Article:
Stress Management for Back Pain: Relaxation Techniques
People with back pain often have to deal with more stress than the average person, either because stress is a contributing factor towards their cause of back pain, or because their back pain is affecting them emotionally. Stress can cause tension of the muscles of the back and neck, and this tension can cause you to experience stiffness and muscles spasms. Tension of the muscles and connective tissues of the back have been labeled by the visionary Dr. Sarno as something he calls "Tension Myositis Syndrome. " or TMS. One of the theories about TMS is that the cause of the majority of back pain cases is not structural problems such as degenerative disc disease or nerve root impingement, but stress-related pain that can be treated successfully by stress management techniques. Though TMS as the cause of the great majority of back pain cases has not been adopted by the majority of the medical community, it does make you want to look closer to the relationship between pain and how we feel emotionally. Take patients with back pain, for example. Doctors have been confounded since the invention of the X-Ray machine as to how often the health of the patient's back has not corresponded with the way the patients feel. In other words, doctors have been confounded as to how often they see X-rays of healthy spines despite the patients experiencing feel significant pain, and how often they see spines that show degenerative disc disease and feel little back pain. Some theorize that patient may experience back pain due to compression of the smaller nerves that don't show up on an X-Ray. Others theorize stress to be the number one cause of back pain, as is promoted by doctors such as John Sarno, M.D.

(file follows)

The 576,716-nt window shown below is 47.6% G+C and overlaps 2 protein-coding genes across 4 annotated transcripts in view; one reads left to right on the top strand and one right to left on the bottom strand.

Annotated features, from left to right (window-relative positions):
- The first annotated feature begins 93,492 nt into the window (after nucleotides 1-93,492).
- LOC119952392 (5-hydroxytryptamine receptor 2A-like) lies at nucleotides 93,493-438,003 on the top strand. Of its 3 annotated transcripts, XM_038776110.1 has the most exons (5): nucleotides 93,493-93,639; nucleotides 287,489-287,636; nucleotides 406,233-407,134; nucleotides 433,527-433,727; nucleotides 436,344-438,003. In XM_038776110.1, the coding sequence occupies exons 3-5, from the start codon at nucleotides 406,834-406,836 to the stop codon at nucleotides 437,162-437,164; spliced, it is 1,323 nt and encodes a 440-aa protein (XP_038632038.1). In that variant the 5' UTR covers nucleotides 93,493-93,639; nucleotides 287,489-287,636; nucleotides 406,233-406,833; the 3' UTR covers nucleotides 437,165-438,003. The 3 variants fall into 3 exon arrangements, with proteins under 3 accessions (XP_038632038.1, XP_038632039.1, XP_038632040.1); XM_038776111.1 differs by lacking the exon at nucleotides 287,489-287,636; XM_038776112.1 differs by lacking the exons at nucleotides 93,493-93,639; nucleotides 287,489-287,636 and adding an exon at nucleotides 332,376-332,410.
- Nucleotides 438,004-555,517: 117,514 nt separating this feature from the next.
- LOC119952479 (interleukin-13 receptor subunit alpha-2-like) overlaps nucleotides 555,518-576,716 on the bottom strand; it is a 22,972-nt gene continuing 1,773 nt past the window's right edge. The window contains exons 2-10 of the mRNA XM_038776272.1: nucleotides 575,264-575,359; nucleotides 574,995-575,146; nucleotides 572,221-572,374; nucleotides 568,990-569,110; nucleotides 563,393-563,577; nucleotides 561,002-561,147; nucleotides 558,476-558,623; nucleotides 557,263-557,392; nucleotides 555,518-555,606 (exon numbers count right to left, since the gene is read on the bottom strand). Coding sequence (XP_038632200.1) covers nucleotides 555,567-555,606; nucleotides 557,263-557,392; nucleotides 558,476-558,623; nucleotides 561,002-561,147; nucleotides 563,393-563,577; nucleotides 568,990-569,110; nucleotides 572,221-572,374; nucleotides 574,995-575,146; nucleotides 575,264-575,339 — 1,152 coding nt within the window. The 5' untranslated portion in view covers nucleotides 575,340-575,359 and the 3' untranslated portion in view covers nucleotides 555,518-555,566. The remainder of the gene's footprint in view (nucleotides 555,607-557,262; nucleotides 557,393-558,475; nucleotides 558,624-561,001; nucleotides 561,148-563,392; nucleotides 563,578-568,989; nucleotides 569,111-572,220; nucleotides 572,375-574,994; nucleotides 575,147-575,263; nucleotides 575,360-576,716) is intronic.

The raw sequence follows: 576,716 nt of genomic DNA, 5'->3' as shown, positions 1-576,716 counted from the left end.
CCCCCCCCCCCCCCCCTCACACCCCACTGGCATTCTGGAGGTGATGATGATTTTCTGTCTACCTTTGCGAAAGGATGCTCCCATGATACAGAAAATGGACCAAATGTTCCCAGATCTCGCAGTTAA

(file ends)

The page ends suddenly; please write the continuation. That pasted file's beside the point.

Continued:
Patients with back pain syndromes with associates stress or depression may experience the benefits of various relaxation techniques for stress management. Relaxation techniques may help you deal more calmly and effectively with life's stresses. Listed below are some techniques that may help to get you into a relaxed and calm place.
Deep breathing: As we begin or continue to experience pain and anxiety, or muscles may begin to constrict, and our blood pressure, heart rate, and respiratory rate may begin to go up. These increases in some of our body's autonomic functions can cause us to feel more anxiety. To lower our stress levels, we may concentrate on deep breathing in times of emotional stress, or when we have free time during the day or night. To practice deep breathing, sit in a comfortable chair with your feet on the floor and your arms at your sides. You may then alternate between taking deep breaths in and out, while reciting calming thoughts and phrases such as "I am" and "relaxed". Someone could take a deep breath in, saying "everything is going to be" and then slowly take a deep breath out saying, "OK."
Distraction: Sometimes is the pain is extreme enough, or if you have had it long enough, the pain may take hold of your thoughts to the point that it's the only thing that you think about. Distraction involves training your mind to focus on something other than your stress or the sources of your stress. If you have events coming up in the course of your day or week that you know will be stressful, mentally brace yourself for how you will deal with these events so that they don't overly affect you.